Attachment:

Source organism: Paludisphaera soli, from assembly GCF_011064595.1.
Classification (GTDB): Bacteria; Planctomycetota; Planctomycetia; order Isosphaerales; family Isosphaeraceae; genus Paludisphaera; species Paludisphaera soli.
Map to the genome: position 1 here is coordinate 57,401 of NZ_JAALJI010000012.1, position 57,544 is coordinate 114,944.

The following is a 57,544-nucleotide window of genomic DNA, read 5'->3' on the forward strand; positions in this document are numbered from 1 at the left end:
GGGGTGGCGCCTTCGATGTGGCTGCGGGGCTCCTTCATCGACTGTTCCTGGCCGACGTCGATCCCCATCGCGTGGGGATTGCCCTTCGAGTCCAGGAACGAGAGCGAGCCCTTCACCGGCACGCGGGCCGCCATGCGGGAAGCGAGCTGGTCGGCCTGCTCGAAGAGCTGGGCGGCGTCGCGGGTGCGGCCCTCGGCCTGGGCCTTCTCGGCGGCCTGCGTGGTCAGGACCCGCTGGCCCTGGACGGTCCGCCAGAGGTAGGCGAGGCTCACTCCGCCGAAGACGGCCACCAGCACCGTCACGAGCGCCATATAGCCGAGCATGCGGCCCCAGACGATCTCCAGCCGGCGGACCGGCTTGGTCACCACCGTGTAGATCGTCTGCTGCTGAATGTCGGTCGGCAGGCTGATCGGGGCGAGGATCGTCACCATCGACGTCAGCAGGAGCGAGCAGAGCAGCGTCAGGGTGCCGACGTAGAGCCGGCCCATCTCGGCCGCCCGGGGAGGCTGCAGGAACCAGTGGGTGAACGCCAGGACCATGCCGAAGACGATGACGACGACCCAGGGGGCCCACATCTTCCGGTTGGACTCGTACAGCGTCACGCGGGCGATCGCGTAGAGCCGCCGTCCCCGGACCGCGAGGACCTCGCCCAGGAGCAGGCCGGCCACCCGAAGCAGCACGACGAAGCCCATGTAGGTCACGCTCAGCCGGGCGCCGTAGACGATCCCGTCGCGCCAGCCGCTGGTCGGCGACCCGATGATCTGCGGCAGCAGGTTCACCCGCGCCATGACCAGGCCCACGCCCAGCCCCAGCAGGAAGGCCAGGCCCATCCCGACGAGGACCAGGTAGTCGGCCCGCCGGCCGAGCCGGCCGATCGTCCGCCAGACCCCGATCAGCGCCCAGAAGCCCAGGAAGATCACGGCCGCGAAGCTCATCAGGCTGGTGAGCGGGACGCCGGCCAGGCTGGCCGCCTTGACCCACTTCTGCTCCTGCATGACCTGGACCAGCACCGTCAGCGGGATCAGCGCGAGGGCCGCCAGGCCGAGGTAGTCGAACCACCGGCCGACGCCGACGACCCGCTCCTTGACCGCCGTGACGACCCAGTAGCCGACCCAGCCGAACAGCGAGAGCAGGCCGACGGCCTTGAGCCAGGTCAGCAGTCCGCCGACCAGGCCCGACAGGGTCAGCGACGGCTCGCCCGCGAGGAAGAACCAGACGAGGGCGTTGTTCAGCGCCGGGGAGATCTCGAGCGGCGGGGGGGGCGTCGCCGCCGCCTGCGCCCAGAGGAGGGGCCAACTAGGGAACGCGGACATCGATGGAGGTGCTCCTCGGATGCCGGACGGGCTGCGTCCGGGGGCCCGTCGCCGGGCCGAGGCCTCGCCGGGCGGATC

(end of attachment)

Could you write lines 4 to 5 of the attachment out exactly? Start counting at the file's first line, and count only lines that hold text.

The following is a 57,544-nucleotide window of genomic DNA, read 5'->3' on the forward strand; positions in this document are numbered from 1 at the left end:
GGGGTGGCGCCTTCGATGTGGCTGCGGGGCTCCTTCATCGACTGTTCCTGGCCGACGTCGATCCCCATCGCGTGGGGATTGCCCTTCGAGTCCAGGAACGAGAGCGAGCCCTTCACCGGCACGCGGGCCGCCATGCGGGAAGCGAGCTGGTCGGCCTGCTCGAAGAGCTGGGCGGCGTCGCGGGTGCGGCCCTCGGCCTGGGCCTTCTCGGCGGCCTGCGTGGTCAGGACCCGCTGGCCCTGGACGGTCCGCCAGAGGTAGGCGAGGCTCACTCCGCCGAAGACGGCCACCAGCACCGTCACGAGCGCCATATAGCCGAGCATGCGGCCCCAGACGATCTCCAGCCGGCGGACCGGCTTGGTCACCACCGTGTAGATCGTCTGCTGCTGAATGTCGGTCGGCAGGCTGATCGGGGCGAGGATCGTCACCATCGACGTCAGCAGGAGCGAGCAGAGCAGCGTCAGGGTGCCGACGTAGAGCCGGCCCATCTCGGCCGCCCGGGGAGGCTGCAGGAACCAGTGGGTGAACGCCAGGACCATGCCGAAGACGATGACGACGACCCAGGGGGCCCACATCTTCCGGTTGGACTCGTACAGCGTCACGCGGGCGATCGCGTAGAGCCGCCGTCCCCGGACCGCGAGGACCTCGCCCAGGAGCAGGCCGGCCACCCGAAGCAGCACGACGAAGCCCATGTAGGTCACGCTCAGCCGGGCGCCGTAGACGATCCCGTCGCGCCAGCCGCTGGTCGGCGACCCGATGATCTGCGGCAGCAGGTTCACCCGCGCCATGACCAGGCCCACGCCCAGCCCCAGCAGGAAGGCCAGGCCCATCCCGACGAGGACCAGGTAGTCGGCCCGCCGGCCGAGCCGGCCGATCGTCCGCCAGACCCCGATCAGCGCCCAGAAGCCCAGGAAGATCACGGCCGCGAAGCTCATCAGGCTGGTGAGCGGGACGCCGGCCAGGCTGGCCGCCTTGACCCACTTCTGCTCCTGCATGACCTGGACCAGCACCGTCAGCGGGATCAGCGCGAGGGCCGCCAGGCCGAGGTAGTCGAACCACCGGCCGACGCCGACGACCCGCTCCTTGACCGCCGTGACGACCCAGTAGCCGACCCAGCCGAACAGCGAGAGCAGGCCGACGGCCTTGAGCCAGGTCAGCAGTCCGCCGACCAGGCCCGACAGGGTCAGCGACGGCTCGCCCGCGAGGAAGAACCAGACGAGGGCGTTGTTCAGCGCCGGGGAGATCTCGAGCGGCGGGGGGGGCGTCGCCGCCGCCTGCGCCCAGAGGAGGGGCCAACTAGGGAACGCGGACATCGATGGAGGTGCTCCTCGGATGCCGGACGGGCTGCGTCCGGGGGCCCGTCGCCGGGCCGAGGCCTCGCCGGGCGGATC